Changing text direction to “right to left”

Changing text direction from “left to right” to “right to left” for website translation in to Arabic

Recently, we provided Arabic translation for one of our hospitality clients in Bangkok. This was a wordpress based website and for such websites we use WPML plug-in and link it to our CAT tool. After the translation is completed and reviewed in the CAT tool, we sync the translation to the website, and then we carry out an on-web review of the translation.

Once we started the on-web review, we discovered 2 problems:

  1. Someone from the client’s end had used Automatic translation for some parts of the website.
  2. The Arabic translators felt, although our translation were displaying accurately, that the text direction needs to be changed from the usual “left to right” for English to “right to left” for Arabic readers.

Let’s discuss the second problem first as this is the main topic of this blog, and we hope the solution we found can also help you with your project.

Obviously, if you are a web developer, you know there are ways of creating a “right to left” template for the Arabic version of the website. However, this involves quite a lot of work and we also did not want to client to have to pay additional amounts for this. After doing some research and a few hours or test and trial, we found that the easiest way was to change the direction of only the text – one paragraph at a time. We did this by adding the following code to the text editor (not the visual editor) – this can be done in WordPress’ own page editor and in Elementor as well, simply by adding the following code before the paragraph you would to change from “left to right” to “right to left”: <p dir=”rtl”> …text… and ending the paragraph with </p>. You will have to do this for each paragraph and each element, however, once you get used to it, it doesn’t take too long.

For example:

Normal left to right text: This is a sentence.

Text with the above code to change the direction to “right to left” in Arabic:

هذه جملة.

If we post the same Arabic text without the said code, it will look like this:

هذه جملة.

You will notice that the period is at the right end here, and that is incorrect.

We ended up adding this code to each paragraph – some parts were a little tricky as you have to find where to edit the text, however, our web-support team and the client’s web-support them managed to figure these out.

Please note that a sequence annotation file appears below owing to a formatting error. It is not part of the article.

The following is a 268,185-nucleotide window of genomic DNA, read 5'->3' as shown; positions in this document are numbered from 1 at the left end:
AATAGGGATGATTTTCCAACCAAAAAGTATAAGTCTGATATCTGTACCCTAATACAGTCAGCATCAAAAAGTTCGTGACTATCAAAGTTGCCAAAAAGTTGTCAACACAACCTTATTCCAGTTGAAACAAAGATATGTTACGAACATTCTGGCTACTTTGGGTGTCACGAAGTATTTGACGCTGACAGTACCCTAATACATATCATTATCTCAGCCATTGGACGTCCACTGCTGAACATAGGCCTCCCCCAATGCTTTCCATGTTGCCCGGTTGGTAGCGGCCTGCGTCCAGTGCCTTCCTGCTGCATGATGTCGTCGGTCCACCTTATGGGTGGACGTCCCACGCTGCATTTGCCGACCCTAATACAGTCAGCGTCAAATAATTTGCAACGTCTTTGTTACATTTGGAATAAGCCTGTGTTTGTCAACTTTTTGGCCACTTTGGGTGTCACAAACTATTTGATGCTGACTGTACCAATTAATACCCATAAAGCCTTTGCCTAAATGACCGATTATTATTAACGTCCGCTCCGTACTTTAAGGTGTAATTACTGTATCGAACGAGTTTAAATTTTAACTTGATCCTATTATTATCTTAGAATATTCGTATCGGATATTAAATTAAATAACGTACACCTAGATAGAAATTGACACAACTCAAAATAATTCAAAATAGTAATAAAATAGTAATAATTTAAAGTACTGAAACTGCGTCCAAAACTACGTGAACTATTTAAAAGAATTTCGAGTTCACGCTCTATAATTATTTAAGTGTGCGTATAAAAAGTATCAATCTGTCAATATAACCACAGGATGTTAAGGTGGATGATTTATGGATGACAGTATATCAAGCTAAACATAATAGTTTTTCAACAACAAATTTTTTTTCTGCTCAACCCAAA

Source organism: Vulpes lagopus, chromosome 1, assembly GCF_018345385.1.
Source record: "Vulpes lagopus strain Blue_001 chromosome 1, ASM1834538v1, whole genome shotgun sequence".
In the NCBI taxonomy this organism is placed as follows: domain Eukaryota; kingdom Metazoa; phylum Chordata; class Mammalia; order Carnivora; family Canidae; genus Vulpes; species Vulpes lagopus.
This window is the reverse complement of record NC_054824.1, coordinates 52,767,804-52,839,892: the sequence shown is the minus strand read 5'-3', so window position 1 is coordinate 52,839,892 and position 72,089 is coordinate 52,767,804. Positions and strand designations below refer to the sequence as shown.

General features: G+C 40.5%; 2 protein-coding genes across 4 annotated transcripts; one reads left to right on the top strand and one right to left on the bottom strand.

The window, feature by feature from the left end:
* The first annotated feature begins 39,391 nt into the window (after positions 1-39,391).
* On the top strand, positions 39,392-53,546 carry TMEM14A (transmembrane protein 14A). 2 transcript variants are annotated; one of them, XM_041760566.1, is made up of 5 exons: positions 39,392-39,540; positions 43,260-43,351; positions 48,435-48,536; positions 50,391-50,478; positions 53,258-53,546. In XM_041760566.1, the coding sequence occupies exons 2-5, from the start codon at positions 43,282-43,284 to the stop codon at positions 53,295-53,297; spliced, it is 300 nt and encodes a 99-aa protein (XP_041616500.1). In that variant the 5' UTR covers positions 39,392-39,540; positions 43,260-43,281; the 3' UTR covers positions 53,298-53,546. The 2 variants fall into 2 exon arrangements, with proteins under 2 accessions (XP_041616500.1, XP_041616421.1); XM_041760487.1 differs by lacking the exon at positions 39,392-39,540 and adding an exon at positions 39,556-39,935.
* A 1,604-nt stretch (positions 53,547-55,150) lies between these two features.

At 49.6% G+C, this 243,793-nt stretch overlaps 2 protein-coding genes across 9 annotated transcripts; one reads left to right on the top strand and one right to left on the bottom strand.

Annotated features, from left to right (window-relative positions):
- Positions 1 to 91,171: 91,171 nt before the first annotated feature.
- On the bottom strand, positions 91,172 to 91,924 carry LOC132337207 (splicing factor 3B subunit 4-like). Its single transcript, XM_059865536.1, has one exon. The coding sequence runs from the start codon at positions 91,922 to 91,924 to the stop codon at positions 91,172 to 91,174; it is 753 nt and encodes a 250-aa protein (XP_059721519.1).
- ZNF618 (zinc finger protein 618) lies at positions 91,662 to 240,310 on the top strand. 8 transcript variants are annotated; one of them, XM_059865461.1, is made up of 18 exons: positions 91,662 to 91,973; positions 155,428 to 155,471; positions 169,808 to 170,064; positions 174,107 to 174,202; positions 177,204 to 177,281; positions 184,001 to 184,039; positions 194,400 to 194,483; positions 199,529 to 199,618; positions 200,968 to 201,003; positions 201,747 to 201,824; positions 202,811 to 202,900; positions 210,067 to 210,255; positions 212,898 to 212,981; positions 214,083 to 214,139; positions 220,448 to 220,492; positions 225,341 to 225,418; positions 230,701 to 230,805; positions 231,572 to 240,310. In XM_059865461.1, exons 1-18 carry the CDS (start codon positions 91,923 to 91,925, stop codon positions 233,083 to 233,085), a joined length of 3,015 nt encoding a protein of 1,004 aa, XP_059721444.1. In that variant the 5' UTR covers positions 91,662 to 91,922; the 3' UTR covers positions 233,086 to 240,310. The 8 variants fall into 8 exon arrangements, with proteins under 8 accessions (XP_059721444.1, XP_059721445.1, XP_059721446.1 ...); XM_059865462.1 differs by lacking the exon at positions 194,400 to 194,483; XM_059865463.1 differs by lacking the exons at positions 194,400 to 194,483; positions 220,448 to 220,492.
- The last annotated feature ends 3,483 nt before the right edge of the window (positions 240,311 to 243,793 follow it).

If you are experiencing the same problem, we hope this helps you with it.

Now back to the first problem we encountered;

In-order to remove the automatic translation and make sure that WPML doesn’t keep using it again and again, we decided to remove all current translations in WPML, delete the language files from the website database, and reset WPML and disable automatic translation engines and put 0 as the automatic translation credit. 

After this we added the pages, posts, and strings back to the translation basket, sent to our CAT tool, pull the translation from the TM (as we had already completed all translation previously), and sync back to the website.

We did all this before applying the code to change the text direction to “right to left”.

After applying the code, we did another on-web review, and the website is ready for client review.

We hope this post helped!

If you are looking to translate your website in to any language, please contact us for a quote and to discuss the process. We provide a complete service from assessing the amount of text on the your website, translating all relevant content, to fully applying the translation to your website. Our regular website translation clients translate their websites to: Arabic, Chinese, French, German, Japanese, Korean, Russian, and Thai.

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